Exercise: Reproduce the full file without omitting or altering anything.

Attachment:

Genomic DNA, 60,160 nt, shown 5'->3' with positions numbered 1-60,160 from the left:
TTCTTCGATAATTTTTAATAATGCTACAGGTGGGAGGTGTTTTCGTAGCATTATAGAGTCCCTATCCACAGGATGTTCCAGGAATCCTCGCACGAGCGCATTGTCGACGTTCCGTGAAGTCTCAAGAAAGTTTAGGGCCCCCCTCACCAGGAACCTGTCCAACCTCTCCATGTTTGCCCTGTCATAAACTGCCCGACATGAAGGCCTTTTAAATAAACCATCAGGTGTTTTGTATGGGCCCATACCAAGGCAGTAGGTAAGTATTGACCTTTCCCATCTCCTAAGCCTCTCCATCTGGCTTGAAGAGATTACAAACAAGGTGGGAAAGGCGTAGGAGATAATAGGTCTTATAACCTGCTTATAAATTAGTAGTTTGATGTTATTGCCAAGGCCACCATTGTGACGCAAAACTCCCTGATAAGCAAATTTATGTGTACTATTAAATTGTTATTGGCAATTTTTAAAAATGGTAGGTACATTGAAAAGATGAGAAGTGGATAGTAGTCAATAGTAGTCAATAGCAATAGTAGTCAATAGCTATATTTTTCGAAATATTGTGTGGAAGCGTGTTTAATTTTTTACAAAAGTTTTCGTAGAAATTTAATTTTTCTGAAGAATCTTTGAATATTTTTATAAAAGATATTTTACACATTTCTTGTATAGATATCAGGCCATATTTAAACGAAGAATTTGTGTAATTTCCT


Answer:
Genomic DNA, 60,160 nt, shown 5'->3' with positions numbered 1-60,160 from the left:
TTCTTCGATAATTTTTAATAATGCTACAGGTGGGAGGTGTTTTCGTAGCATTATAGAGTCCCTATCCACAGGATGTTCCAGGAATCCTCGCACGAGCGCATTGTCGACGTTCCGTGAAGTCTCAAGAAAGTTTAGGGCCCCCCTCACCAGGAACCTGTCCAACCTCTCCATGTTTGCCCTGTCATAAACTGCCCGACATGAAGGCCTTTTAAATAAACCATCAGGTGTTTTGTATGGGCCCATACCAAGGCAGTAGGTAAGTATTGACCTTTCCCATCTCCTAAGCCTCTCCATCTGGCTTGAAGAGATTACAAACAAGGTGGGAAAGGCGTAGGAGATAATAGGTCTTATAACCTGCTTATAAATTAGTAGTTTGATGTTATTGCCAAGGCCACCATTGTGACGCAAAACTCCCTGATAAGCAAATTTATGTGTACTATTAAATTGTTATTGGCAATTTTTAAAAATGGTAGGTACATTGAAAAGATGAGAAGTGGATAGTAGTCAATAGTAGTCAATAGCAATAGTAGTCAATAGCTATATTTTTCGAAATATTGTGTGGAAGCGTGTTTAATTTTTTACAAAAGTTTTCGTAGAAATTTAATTTTTCTGAAGAATCTTTGAATATTTTTATAAAAGATATTTTACACATTTCTTGTATAGATATCAGGCCATATTTAAACGAAGAATTTGTGTAATTTCCT